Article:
Ibid.: Trajan’s Reply:

“The method you have pursued, my dear Pliny, in sifting the cases of those denounced to you as Christians is extremely proper. It is not possible to lay down any general rule which can be applied as the fixed standard in all cases of this nature. No search should be made for these people; when they are denounced and found guilty they must be punished; with the restriction, however, that when the party denies himself to be a Christian, and shall give proof that he is not, that is by adoring our gods, he shall be pardoned on the ground of repentance, even though he may have formerly incurred suspicion. Information without the accuser’s name subscribed must not be admitted in evidence against anyone, as it is introducing a very dangerous precedent, and by no means agreeable to the spirit of the age.” [Letters 10.97]

5. Lucian, “The Passing of Peregrinus” (date of writing: 2nd century)  This particular quote below features the Greek writer Lucian who was certainly no friend of Christianity.  His writing is valuable, like others above, due to the historical corroboration it gives to the historicity of Jesus’ crucifixion.“(Christians) still worship the man who was crucified in Palestine because he introduced this new cult into the world….”.                 

6. Flavius Josephus, Antiquities: (date of writing: 95 A.D)                   Josephus was a Jewish historian who lived in the days of the Apostles and was a first hand eye-witness of the fall of Jerusalem in 70 A.D. His works are consider standards for understanding the first century context in which Jesus, the Apostles and the early church lived and ministered. Below is a quotation that remarkably affirms many of the details we find in the canonical four Gospels:                                                                                    

“He [Annas the Younger] convened a judicial session of the Sanhedrin and brought before it the brother of Jesus the so-called Christ — James by name — and some others, whom he charged with breaking the law and handed over to be stoned to death.” [20.200]“Now, there was about this time Jesus, a wise man, if it be lawful to call him a man, for he was a doer of wonderful works, a teacher of such men as receive the truth with pleasure. He drew over to him both many of the Jews and many of the Gentiles. He was the Christ. And when Pilate, at the suggestion of the principal men amongst us, had condemned him to the cross, those who loved him at the first did not forsake him, for he appeared to them alive again at the third day, as the divine prophets had fortold these and 10,000 other wonderful things concerning him. And the tribe of Christians, so named from him, are not extinct at this day.” [18.63-64 (Greek)]

7. Babylonian Talmud:                                                                                                                   The official website of the Jewish Encyclopedia ( http://www.jewishencyclopedia.com/articles/14213-talmud ) describes the Talmud:Name of two works which have been preserved to posterity as the product of the Palestinian and Babylonian schools during the amoraic period, which extended from the third to the fifth century C.E.” The article continues: it frequently serves as a generic designation for an entire body of literature, since the Talmud marks the culmination of the writings of Jewish tradition, of which it is, from a historical point of view, the most important production.”  Consider a quote from this vast collection of Jewish writings below on the death of Jesus as a historical event:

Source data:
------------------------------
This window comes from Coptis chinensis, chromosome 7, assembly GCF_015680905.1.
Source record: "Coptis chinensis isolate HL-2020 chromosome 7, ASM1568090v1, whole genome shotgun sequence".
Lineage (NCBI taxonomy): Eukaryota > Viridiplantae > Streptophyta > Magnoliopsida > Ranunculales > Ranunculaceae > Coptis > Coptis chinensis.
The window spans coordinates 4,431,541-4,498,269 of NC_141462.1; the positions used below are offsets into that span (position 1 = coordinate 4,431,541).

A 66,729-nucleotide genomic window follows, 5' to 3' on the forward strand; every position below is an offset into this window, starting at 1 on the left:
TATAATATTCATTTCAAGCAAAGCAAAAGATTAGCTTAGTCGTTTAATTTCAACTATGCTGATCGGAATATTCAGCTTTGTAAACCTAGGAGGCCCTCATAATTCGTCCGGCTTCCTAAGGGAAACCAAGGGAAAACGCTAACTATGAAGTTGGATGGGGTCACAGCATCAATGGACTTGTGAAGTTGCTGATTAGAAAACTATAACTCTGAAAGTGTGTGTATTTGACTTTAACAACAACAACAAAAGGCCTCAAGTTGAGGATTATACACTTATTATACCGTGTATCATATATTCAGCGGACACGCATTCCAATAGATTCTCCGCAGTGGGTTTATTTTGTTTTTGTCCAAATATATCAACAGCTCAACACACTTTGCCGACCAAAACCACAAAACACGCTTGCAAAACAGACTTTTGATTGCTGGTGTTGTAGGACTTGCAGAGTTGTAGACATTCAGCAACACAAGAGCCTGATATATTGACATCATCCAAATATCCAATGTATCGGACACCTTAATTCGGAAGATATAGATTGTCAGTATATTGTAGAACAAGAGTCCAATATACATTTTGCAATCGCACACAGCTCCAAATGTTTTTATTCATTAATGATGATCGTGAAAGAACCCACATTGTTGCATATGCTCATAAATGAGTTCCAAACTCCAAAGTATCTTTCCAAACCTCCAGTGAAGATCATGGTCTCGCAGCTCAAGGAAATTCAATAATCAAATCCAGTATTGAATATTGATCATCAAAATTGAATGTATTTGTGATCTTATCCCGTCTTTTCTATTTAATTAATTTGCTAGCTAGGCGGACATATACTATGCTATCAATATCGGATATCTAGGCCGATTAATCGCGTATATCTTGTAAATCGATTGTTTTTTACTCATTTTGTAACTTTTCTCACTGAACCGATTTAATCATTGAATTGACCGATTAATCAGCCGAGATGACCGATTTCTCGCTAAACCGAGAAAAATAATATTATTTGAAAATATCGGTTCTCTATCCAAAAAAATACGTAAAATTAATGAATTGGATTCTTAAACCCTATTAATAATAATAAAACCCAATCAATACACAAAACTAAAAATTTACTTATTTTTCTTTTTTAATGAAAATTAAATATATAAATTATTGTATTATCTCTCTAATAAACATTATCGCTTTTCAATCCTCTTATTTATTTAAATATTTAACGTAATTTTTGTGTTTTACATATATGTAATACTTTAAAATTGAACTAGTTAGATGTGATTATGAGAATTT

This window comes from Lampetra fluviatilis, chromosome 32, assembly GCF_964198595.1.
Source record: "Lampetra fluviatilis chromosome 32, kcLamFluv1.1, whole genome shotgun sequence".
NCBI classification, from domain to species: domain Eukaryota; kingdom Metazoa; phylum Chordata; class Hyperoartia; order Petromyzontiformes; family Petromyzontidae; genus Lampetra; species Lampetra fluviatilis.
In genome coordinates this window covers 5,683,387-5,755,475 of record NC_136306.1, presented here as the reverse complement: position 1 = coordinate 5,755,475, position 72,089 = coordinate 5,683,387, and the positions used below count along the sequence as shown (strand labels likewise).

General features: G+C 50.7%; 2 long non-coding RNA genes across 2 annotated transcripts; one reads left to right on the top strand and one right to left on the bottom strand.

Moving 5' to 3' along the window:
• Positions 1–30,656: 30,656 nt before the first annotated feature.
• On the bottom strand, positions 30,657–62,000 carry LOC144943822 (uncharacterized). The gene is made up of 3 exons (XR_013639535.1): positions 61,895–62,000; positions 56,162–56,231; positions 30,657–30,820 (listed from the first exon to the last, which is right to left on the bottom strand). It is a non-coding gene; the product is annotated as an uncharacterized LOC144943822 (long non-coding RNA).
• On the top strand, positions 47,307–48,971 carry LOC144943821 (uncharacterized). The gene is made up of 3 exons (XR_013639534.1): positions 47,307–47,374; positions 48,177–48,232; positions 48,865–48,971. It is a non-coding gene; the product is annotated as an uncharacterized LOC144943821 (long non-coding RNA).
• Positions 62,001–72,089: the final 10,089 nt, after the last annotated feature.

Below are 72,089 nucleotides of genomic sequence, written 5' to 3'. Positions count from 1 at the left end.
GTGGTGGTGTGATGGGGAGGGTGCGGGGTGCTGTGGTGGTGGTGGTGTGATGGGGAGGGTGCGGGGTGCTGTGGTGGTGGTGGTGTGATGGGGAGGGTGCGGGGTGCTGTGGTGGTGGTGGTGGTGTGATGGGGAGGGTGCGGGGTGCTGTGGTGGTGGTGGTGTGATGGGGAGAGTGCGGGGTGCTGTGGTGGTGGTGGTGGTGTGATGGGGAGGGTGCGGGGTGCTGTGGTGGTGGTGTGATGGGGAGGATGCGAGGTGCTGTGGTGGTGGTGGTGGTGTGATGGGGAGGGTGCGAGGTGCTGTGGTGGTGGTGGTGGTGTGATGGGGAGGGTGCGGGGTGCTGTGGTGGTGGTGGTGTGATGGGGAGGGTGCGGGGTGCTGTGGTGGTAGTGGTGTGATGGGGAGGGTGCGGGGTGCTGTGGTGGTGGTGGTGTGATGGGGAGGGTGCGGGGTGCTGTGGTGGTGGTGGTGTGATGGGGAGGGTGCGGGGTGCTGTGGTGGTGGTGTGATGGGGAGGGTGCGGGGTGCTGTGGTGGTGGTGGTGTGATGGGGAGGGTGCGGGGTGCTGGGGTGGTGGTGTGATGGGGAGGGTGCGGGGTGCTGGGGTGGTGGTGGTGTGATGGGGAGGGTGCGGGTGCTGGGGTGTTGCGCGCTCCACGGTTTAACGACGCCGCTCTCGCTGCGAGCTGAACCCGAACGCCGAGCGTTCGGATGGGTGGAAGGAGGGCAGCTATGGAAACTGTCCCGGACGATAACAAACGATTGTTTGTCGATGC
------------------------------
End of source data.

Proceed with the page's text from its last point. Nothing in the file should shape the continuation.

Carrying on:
“On the eve of Passover Yeshua was hanged. For forty days before the execution a herald went forth and cried, “He is going to be stoned because he has practiced sorcery and enticed Israel to apostasy. Anyone who can say anything in his favor, let him come forward and plead on his behalf.” But since nothing was brought forward in his favor he was hanged on the eve of Passover.” [Sanhedrin 43a]3
Conclusions:                                                                                                                                                                                             
We have surveyed various secular and Jewish sources from antiquity that affirm the lifetimes and events of Jesus Christ, the Apostles and the early church.  The aim of today’s post was to demonstrate to the reader the validity of the Four Gospels’ portrayal of Jesus Christ as both the Jesus of history, the Christ of faith and Lord of all eternity. May the above citations and evidence prove useful to the wider Christian community in the proclamation of the historical, Biblical and eternal implications of the life, death, burial, resurrection and ascension of Jesus Christ.


Endnotes:

1. Doug Powell. Christian Apologetics – A Clear and Complete Overview. Holman Reference. 2006. Page 163

2. Doug Powell. Christian Apologetics – A Clear and Complete Overview. Holman Reference. 2006. Page 163

3. The term “Hanged” here would have been the way the Jews used to describe the act of Roman crucifixion.

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About pastormahlon

By the grace of God I was converted to saving faith in Jesus Christ at the age of 10 and called into the Gospel ministry by age 17. Through the Lord's grace I completed a Bachelors in Bible at Lancaster Bible College in 1996 and have been married to my beautiful wife since that same year. We have been blessed with four children, ranging from 7-18 years of age. In 2002 the Lord enabled me to complete a Master of Arts in Christian Thought at Biblical Theological Seminary, Hatfield PA. For nearly 25 years I have been preaching and teaching God's Word and have been studying the original languages since 1994. In 2016 God called my family and me to move to begin a pastorate at a wonderful Southern Baptist Congregation here in Northern New York.
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One Response to Ancient sources demonstrating that the Christ of faith is the historical Jesus

  1. Pingback: >>?The Historical Jesus<< | We dream of things that never were and say: "Why not?"